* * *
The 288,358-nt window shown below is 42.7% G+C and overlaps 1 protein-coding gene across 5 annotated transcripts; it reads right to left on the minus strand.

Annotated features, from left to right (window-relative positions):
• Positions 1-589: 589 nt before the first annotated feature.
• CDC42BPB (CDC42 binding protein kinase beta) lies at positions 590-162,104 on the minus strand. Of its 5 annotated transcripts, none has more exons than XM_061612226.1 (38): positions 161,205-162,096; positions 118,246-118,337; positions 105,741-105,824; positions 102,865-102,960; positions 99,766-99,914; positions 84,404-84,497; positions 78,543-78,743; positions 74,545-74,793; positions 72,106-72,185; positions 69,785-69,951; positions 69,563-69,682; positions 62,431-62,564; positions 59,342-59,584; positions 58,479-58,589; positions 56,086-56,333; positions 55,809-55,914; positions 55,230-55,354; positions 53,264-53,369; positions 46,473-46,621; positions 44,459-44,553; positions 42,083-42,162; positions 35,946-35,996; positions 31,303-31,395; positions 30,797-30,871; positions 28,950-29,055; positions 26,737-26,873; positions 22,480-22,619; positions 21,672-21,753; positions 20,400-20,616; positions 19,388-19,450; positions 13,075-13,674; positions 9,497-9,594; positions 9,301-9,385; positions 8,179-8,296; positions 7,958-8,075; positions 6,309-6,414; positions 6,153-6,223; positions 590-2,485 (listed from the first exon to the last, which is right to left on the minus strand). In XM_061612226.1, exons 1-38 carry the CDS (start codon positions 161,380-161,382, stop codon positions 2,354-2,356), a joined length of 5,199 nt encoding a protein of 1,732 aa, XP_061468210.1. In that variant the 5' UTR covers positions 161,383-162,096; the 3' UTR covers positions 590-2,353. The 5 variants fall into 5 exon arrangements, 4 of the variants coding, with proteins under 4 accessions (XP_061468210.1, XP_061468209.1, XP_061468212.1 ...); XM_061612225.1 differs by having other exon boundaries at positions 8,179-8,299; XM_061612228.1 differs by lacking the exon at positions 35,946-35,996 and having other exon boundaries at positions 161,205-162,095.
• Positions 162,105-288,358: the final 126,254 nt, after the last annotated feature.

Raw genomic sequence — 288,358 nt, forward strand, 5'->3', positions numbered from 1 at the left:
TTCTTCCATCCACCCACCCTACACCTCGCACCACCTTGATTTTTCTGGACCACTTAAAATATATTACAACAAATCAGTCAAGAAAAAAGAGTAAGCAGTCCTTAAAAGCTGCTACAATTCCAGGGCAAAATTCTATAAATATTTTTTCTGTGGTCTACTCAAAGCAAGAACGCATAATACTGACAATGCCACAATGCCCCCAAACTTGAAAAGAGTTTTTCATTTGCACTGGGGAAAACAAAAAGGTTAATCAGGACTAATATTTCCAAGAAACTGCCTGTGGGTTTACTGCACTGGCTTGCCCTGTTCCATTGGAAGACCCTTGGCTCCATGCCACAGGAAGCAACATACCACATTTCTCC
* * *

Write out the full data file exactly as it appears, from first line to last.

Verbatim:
The 288,358-nt window shown below is 42.7% G+C and overlaps 1 protein-coding gene across 5 annotated transcripts; it reads right to left on the minus strand.

Annotated features, from left to right (window-relative positions):
• Positions 1-589: 589 nt before the first annotated feature.
• CDC42BPB (CDC42 binding protein kinase beta) lies at positions 590-162,104 on the minus strand. Of its 5 annotated transcripts, none has more exons than XM_061612226.1 (38): positions 161,205-162,096; positions 118,246-118,337; positions 105,741-105,824; positions 102,865-102,960; positions 99,766-99,914; positions 84,404-84,497; positions 78,543-78,743; positions 74,545-74,793; positions 72,106-72,185; positions 69,785-69,951; positions 69,563-69,682; positions 62,431-62,564; positions 59,342-59,584; positions 58,479-58,589; positions 56,086-56,333; positions 55,809-55,914; positions 55,230-55,354; positions 53,264-53,369; positions 46,473-46,621; positions 44,459-44,553; positions 42,083-42,162; positions 35,946-35,996; positions 31,303-31,395; positions 30,797-30,871; positions 28,950-29,055; positions 26,737-26,873; positions 22,480-22,619; positions 21,672-21,753; positions 20,400-20,616; positions 19,388-19,450; positions 13,075-13,674; positions 9,497-9,594; positions 9,301-9,385; positions 8,179-8,296; positions 7,958-8,075; positions 6,309-6,414; positions 6,153-6,223; positions 590-2,485 (listed from the first exon to the last, which is right to left on the minus strand). In XM_061612226.1, exons 1-38 carry the CDS (start codon positions 161,380-161,382, stop codon positions 2,354-2,356), a joined length of 5,199 nt encoding a protein of 1,732 aa, XP_061468210.1. In that variant the 5' UTR covers positions 161,383-162,096; the 3' UTR covers positions 590-2,353. The 5 variants fall into 5 exon arrangements, 4 of the variants coding, with proteins under 4 accessions (XP_061468210.1, XP_061468209.1, XP_061468212.1 ...); XM_061612225.1 differs by having other exon boundaries at positions 8,179-8,299; XM_061612228.1 differs by lacking the exon at positions 35,946-35,996 and having other exon boundaries at positions 161,205-162,095.
• Positions 162,105-288,358: the final 126,254 nt, after the last annotated feature.

Raw genomic sequence — 288,358 nt, forward strand, 5'->3', positions numbered from 1 at the left:
TTCTTCCATCCACCCACCCTACACCTCGCACCACCTTGATTTTTCTGGACCACTTAAAATATATTACAACAAATCAGTCAAGAAAAAAGAGTAAGCAGTCCTTAAAAGCTGCTACAATTCCAGGGCAAAATTCTATAAATATTTTTTCTGTGGTCTACTCAAAGCAAGAACGCATAATACTGACAATGCCACAATGCCCCCAAACTTGAAAAGAGTTTTTCATTTGCACTGGGGAAAACAAAAAGGTTAATCAGGACTAATATTTCCAAGAAACTGCCTGTGGGTTTACTGCACTGGCTTGCCCTGTTCCATTGGAAGACCCTTGGCTCCATGCCACAGGAAGCAACATACCACATTTCTCC